The immediate future looks promising for Canadian films on this year's Toronto slate, with the world preems this weekend of acquisition titles like "Incendies" helmer Denis Villeneuve's psychological thriller "Enemy" (WME Global), starring Jake Gyllenhaal; Michael Dowse's romcom "The F Word" (UTA, pictured), starring Daniel Radcliffe; and Don McKellar's "The Grand Seduction" (Jeff Sackman), the English remake of the 2003 Quebec hit "Seducing Dr. Lewis."
Tuesday will see the North American preem of wunderkind Xavier Dolan's Venice-bowing thriller "Tom at the Farm" (MK2), which Variety's review dubbed his "most accomplished and enjoyable work to date" and "his most commercially viable." The film also nabbed the Venice Fipresci jury's top prize.
Also screening Tuesday is Richie Mehta's Venice-preeming "Siddharth" (Fortissimo), an India-set story about a father's quest for his young son, which Variety's review called "a small gem whose humanity should play nicely on the international arthouse scene, including Stateside."
While Canadian filmmakers rubbed shoulders with their compadres at two packed evening socials on the eve of the festival, right now they are mingling with the world.
The festival dropped the feature program Perspective Canada -- which to many outsiders was perceived as a sidebar -- in 2001 and, quietly last year, shed its Canada First strand -- both moves reflecting new realities in the domestic industry.
"Canadian film as a recognizable genre has gone away, and that's a positive thing," said eOne senior VP of acquisitions Mark Slone. "For one thing, we're seeing films with bigger budgets and with bigger stars -- which is hugely important. And we've now got a pool of directors, particularly in Quebec, that the world is looking at -- and they're all being dragged to the U.S.," he laughs.
Indeed, Villeneuve is a double threat this year, with his first studio pic, "Prisoners," world preeming Friday night along with Jean-Marc Vallee's "Dallas Buyers Club."
Veteran helmer Atom Egoyan's dramatization of the West Memphis Three story "Devil's Knot," starring Colin Firth and Reese Witherspoon and produced by Worldview, bows Sunday.
"In general, I'm seeing Canadian features working with bigger budgets and reaching for and attracting a higher level of cast," said producer Nicholas Tabarrok, who nailed deals with TWC/Radius and eOne (Canada) before shooting a frame of Jonathan Sobol's "The Art of the Steal," an ensemble caper starring Jay Baruchel, Matt Dillon and Kurt Russell, which world preems as a Gala next week.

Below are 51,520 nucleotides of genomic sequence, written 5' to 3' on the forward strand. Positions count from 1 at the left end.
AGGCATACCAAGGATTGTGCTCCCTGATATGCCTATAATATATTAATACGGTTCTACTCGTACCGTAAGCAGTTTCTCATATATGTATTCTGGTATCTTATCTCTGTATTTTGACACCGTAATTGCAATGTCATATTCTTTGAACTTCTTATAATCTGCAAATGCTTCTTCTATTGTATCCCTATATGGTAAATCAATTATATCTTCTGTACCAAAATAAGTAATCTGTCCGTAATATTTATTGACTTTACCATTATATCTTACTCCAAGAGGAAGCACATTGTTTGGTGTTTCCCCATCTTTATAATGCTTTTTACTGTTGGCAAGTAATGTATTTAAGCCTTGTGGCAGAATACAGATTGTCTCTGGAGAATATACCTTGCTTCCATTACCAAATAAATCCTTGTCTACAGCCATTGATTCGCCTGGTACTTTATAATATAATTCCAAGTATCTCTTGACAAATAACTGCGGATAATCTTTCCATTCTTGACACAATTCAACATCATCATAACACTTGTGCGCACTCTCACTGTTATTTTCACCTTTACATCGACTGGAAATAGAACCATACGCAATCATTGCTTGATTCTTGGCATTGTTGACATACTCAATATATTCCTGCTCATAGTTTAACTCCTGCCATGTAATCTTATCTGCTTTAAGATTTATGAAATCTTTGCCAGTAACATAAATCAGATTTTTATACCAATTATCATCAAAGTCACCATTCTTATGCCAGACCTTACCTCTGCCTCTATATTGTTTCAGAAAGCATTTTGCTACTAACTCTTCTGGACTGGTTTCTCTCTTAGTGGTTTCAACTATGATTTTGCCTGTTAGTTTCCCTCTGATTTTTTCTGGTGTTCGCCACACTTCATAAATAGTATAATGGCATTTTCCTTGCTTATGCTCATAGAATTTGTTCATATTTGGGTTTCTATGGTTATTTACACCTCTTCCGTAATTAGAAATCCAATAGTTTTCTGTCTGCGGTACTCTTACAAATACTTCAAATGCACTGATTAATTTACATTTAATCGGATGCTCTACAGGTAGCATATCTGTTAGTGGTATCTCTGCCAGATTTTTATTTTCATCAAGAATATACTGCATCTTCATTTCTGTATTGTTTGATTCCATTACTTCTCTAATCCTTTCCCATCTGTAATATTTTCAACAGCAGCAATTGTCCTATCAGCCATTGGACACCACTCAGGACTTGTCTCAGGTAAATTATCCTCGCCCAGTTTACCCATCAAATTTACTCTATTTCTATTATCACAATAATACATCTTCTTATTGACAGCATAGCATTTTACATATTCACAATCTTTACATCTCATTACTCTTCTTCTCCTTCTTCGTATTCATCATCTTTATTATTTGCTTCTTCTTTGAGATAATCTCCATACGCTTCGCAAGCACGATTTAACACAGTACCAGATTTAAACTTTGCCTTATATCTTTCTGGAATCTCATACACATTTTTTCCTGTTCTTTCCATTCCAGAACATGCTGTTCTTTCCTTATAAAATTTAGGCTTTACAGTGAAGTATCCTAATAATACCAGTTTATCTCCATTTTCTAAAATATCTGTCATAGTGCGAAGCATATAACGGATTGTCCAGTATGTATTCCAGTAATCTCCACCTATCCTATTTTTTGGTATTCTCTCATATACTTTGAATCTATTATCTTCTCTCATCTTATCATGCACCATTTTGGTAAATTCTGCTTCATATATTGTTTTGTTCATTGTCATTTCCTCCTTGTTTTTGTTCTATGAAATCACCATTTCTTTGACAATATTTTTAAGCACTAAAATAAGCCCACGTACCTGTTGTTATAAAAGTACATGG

At the start of last year's fest, eOne confirmed it would purchase Alliance, and a year later the company has a powerhouse presence not only as the distributor/exec producer of several domestic titles seeking U.S. love but also as a market player sparking new projects.
"With the merged companies, I'm seeing an interesting change in the number of people wanting to quiz me about co-pros with Canada," Slone said, noting that "Enemy," "Seduction" and "F Word" are all Canada-international productions.
Among this year's emerging talents, Jeff Barnaby is generating buzz with his eye-catching, 1970s-set feature bow "Rhymes for Young Ghouls" (eOne), about a teenage, aboriginal, revenge-seeking drug-dealer.
"Ghouls" is one of trio of First Nations-themed Canadian films here, along with "Defender" helmer Peter Stebbings moving family drama "Empire of Dirt" (Mongrel for Canada) and veteran documaker Alan Boatswain's "Hi-Ho Mistahey!"
"I just met with an American producer who was telling me I need to watch out for Jeff Barnaby in terms of an up-and-comer," laughed eOne's Slone. "I told him we had it covered."
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